Introduction

The fundamentals of the ecosystem health concept have been set already in the eighteenth century with the ideas of the Scottish geologist James Hutton, who started to describe the Earth as an integrated system. Later, the writings about land sickness of the pioneering ecologist Aldo Leopold in 1941 created the first roots of the ecosystem health concept. Since then, the definition of ecosystem health has been constantly evolving toward an integration of more and more human and societal contexts in order to understand what is considered to be healthy. In the United States and in Canada, the concept of ecosystem health has been adopted in legislation and it is part of international political programs, for example, the so-called Rio convention on sustainable development. Therefore, the assessment of ecosystem health does not only take into account ecological components but also requires a comprehension of social, economic, and cultural dimensions. Hence, its definition is more comprehensive than definition of human health. These facts have to be reflected while defining appropriate sets ofindicators that can be applied within respective assessments ofecosystem health.

Suitable indicator sets have to consider both the structure and the function of ecosystems on different spatial and temporal scales. As pointed out in various studies, ecosystems on our planet already are and will continue to be degraded under the pressure of increasing human demands: anthropogenic impacts as desertification, acidification, forest decay, erosion, and eutrophication have become more and more evident during the last decades. There are no more ecosystems on Earth which are not impacted by any human activity. Hence, preventative and restorative strategies are needed in order to achieve the health of regional and global ecosystems on a long-term perspective. With regard to different well-known and established indicators for example species diversity or water quality, many of the ecosystems on our planet can be considered unhealthy. Several of their functions, especially those needed to sustain life of the human community, have become impaired. Consequently, ecosystem health has been changed significantly, that is, because it refers to systems that are manipulated to satisfy human needs. This makes the difference to other related concepts, for example some notions of ecological integrity, which refers to the functioning of ecosystems based on nature-near, self-organized processes.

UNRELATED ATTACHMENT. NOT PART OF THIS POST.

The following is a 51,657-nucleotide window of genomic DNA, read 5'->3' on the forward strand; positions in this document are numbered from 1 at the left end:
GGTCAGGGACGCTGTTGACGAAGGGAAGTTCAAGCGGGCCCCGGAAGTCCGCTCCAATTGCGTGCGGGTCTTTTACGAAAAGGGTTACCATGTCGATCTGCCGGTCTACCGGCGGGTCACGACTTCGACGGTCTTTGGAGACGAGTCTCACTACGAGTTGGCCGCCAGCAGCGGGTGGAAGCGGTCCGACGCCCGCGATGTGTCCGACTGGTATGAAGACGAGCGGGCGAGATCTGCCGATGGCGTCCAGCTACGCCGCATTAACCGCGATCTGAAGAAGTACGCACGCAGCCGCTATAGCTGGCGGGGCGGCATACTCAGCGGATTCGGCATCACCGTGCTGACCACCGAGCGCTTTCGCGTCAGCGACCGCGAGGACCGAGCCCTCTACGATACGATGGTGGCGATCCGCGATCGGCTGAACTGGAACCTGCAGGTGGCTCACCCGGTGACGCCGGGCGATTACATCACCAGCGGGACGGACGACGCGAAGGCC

Generally speaking, an ecosystem is often called healthy if it is stable (respectively resilient) and sustainable in the provision ofgoods and services used by human societies (ecosystem services). This implies that it has the ability to maintain its structure (organization) and function (vigor) over time under external stress (resilience). Further ecological principles and theories like homeo-stasis, diversity, complexity, emergent properties, or hierarchy principles are closely related or included in the concept of ecosystem health as it refers to complex adaptive systems. These systems are characterized by certain dynamics including sudden reconfigurations from one state of organization to another. Some changes can be inherently unpredictable. Both positive and negative feedback processes and cause and effect chains, operating over a range of spatial and temporal scales, predominate these dynamics.

Hence, ecosystem health represents the sustainability of an ecosystem as a whole that needs a minimal external support by management measures. It comprises biophysical, socioeconomic, cultural, and human dimensions of the environment. This notion of ecosystem health is closely interrelated to the ability of ecosystems to provide and sustain ecosystem services.

In the beginning of the article, a short review of the historic development of ecosystem health assessment and indicators is given. Afterwards, different categories and examples of corresponding ecosystem health indicators are presented. This part is supplemented by several examples of commonly applied ecosystem health indicators from lake as well as from terrestrial ecosystems. At the end, some examples of applied methods of ecosystem health assessment are given.

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